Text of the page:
29. State has now, come when I should consider the three rulings relied upon by the learned counsel for the petitioners in order to show that the petitioners are public servants employed in the affairs of the Union. He first relied on Chini Mazdoor (supra) wherein the employees were held to be employed in connection with the affairs of the State, but that was because the sugar factory was purchased by the State Government and, was directly administered by it and not by or through any corporation or company. This case has, therefore, no application here.

30. He next referred to Dr. A. S. Rao v. C. N. N. Kutty, 1978 Cr LJ NOC 65 (Andh Pra). It was held in this case that the Managing Director of the Electronics Corporation of India Ltd. in which the Central Government had one lac shares minus three, and full control, was a public servant, and the functions of the Electronics Corporation are part of the affairs of the Union of the Central Government because the development of electronics is most essential for the grown of industrial and other activities. The full report is not available, but this case appears to me to be covered by the second limb of clause (b) of clause twelfth of S. 21 I.P.C which relates to Government companies. Here it is nobody's case that the Banks are Government companies. Furthermore, this decision was given long before and appears to me to be contrary to, the Supreme Court decision in S. S. Dhanoa (1981 Cri LJ 871) (supra). For the same reason I also disagree with the view taken in N. D. Baria v. Labshankar Hari Ram Mehta, (1973) 75 Bom LR 493 at 498, that requirement of S. 197 will be satisfied if the activity has some connection with the affairs of the Union in general.

31. In the third decision Kurian v. State of Kerala 1982 Cri LJ 780 (Ker), the Central Bank of India was held to be a corporation within the meaning of S. 21, I.P.C. on the grounds :-

(i) that it is a government company within S. 617 of the Companies Act;

(ii) it is also a body corporate established under a Central Act;

(iii) it is an authority under Art. 12 of the Constitution.

The learned Judges, however, did not take into account and rightly so the aspect of Art. 12 of the Constitution (vide para 7 of the report) and rested their decision upon the first two propositions. With due respect, I must say, the first proportion is obviously inappropriate because there is no question of share capital in the case of a nationalised Bank, there being no share as such so as to make them a company much less a Government company. They are Indian companies only for the purpose of the Income-tax Act, 1961, vide S. 11 of the Banks Act. That does not make them companies incorporated under the Companies Act : Lachman Das Agarwal v. Punjab National Bank, 1978 Lab LC 423 (Punj & Har). That apart, I am in respectful agreement with the view of this court reported in National Insurance Co. Ltd. v. Union of India, 1978 Tax LR 2238 which held that the identity of the government company remains distinct from the Government. The Government company is not identified with the Union. To the same effect are the observations in regional Inspector of Mines Parasia v. K. K. Sengupta, 1973 Cri LJ 1671 (Madh Pra). As regards whether a nationalised Bank is a corporation or not, with utmost respect, I disagree with the observations made in Kurian (1982 Cri LJ 780) (Ker) (supra). The learned Judges have given no reasons for their view, as I have attempted to do, as to why I consider that though the nationalised Bank is a body corporate, it is not a corporation within the meaning of S. 21 I.P.C.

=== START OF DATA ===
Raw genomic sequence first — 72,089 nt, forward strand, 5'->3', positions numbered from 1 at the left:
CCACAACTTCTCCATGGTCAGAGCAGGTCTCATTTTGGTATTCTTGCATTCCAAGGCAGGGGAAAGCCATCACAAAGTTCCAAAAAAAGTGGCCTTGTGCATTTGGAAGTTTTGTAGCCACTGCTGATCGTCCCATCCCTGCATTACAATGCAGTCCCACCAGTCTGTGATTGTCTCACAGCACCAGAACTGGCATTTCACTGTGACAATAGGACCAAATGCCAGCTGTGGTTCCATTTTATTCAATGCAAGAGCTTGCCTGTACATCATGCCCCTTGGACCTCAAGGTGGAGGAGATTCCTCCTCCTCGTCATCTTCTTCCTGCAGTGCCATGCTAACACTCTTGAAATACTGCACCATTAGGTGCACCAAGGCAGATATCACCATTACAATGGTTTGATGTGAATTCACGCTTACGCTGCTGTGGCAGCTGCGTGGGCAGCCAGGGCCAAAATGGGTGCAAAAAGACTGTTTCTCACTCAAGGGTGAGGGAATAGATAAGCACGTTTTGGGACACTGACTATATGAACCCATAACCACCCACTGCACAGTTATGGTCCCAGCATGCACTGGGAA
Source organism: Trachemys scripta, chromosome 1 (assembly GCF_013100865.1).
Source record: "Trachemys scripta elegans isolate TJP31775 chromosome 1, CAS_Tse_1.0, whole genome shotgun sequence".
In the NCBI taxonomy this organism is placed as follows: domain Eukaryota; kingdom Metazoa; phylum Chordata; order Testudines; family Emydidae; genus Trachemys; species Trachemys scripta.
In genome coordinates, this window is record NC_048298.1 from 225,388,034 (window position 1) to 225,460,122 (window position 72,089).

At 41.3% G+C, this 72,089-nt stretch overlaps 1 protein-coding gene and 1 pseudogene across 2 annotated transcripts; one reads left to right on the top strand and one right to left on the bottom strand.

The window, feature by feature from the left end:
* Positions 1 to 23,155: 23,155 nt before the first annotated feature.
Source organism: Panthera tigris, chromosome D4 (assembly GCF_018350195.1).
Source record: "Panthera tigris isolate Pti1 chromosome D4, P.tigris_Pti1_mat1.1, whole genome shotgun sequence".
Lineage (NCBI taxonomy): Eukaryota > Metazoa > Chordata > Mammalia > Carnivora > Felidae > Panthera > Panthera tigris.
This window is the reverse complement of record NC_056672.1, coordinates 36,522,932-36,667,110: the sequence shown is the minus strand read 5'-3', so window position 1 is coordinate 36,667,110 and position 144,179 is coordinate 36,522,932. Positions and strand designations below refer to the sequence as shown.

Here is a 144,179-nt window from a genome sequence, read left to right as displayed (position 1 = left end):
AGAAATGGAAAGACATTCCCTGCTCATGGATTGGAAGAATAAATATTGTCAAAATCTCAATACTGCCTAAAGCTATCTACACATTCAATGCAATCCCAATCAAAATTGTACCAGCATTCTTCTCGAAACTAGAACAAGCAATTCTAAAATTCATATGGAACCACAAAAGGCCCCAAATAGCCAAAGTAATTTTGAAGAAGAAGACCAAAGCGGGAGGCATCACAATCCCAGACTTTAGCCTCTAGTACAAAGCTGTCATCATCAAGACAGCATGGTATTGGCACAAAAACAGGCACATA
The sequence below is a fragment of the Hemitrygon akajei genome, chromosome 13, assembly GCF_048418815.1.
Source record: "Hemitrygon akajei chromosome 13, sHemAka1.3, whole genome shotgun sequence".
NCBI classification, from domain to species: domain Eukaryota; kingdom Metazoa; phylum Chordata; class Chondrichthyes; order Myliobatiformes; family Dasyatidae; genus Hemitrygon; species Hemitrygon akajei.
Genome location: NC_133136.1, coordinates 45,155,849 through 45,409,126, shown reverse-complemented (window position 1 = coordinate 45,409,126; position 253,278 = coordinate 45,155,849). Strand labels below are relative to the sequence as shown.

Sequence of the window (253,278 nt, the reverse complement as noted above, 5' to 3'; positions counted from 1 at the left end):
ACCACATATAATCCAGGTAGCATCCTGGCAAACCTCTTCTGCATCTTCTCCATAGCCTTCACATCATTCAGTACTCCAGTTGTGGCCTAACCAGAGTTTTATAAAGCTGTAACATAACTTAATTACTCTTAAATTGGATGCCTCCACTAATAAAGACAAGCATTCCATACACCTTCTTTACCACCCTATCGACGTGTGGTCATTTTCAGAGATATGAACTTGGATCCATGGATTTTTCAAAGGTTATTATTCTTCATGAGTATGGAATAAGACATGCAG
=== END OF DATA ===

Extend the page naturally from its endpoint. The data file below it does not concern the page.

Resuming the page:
32. I must therefore, uphold the contention of the DDA that the Chairman or the directors of the said two Banks do not satisfy the conditions of S. 197 Cr.P.C. I have come to this conclusion after weeks spent in attempting to come to another.

33. Having considered in detail the available facts, enactments, precedents and arguments. I answer the reference in the following manner :

(1) The bar of limitation will not be attracted in these cases;

(2) No sanction under S. 197 Cr.P.C. is required for prosecution of the accused.

34. The only grounds on which the prosecution was challenged in these revisions were these two. Since these are being decided against the petitioners the revision petitions are hereby dismissed.

SACHAR, J. :- 35. I agree that these revision petitions be dismissed.

36. My learned brother M. L. Jain J. has in his judgment given the reasons in details for doing so. I have nothing but appreciation for the arguments made in this case at the bar. There are broadly two main points argued by the counsel for the petitioners :

(a) that the complaints were barred by limitation;

(b) that without obtaining sanction from the Central Government under S. 197 Cr.P.C., 1973 no prosecution could be proceeded with.

Regarding (a) my learned brother has given three independent reasons for holding that the prosecutions are within time. I agree with his conclusion and reasons firstly, that the offence is a continuing one and the bar of limitation does not apply because of the provision of S. 468(1)(a) and S. 472, Cr.P.C. secondly, the time spent in giving notice and obtaining sanction has got to be excluded, in computing the period of limitation, vide S. 470(3) Cr.P.C. As that is sufficient to repel the petitioners' contention on this point I do not further consider it necessary to examine whether the time shall run from the knowledge of the aggrieved person in these cases. Regarding (b) before S. 197 Cr.P.C. can apply the accused Chairman must have committed the offence while acting or purporting to act in the discharge of his official duty. Dealing with this aspect my learned brother has observed : "It must be noted that the offence is committed by the body corporate and not by the Chairman. He is being prosecuted in virtue of S. 32 of the Act which makes him too a person liable for an offence under the Act", and again "more important is the other aspect that the Chairman is not being prosecuted because he has committed the offence. The offence has been committed by the Bank but the Chairman is being prosecuted because the Board of Directors is responsible for the management and control of the business of the Bank".

37. As this finding is sufficient to repel the petitioners' plea raised on the basis of absence of sanction under S. 197 Cr.P.C. I need not discuss the other aspects which are so elaborately dealt with by my learned brother.

Petitions dismissed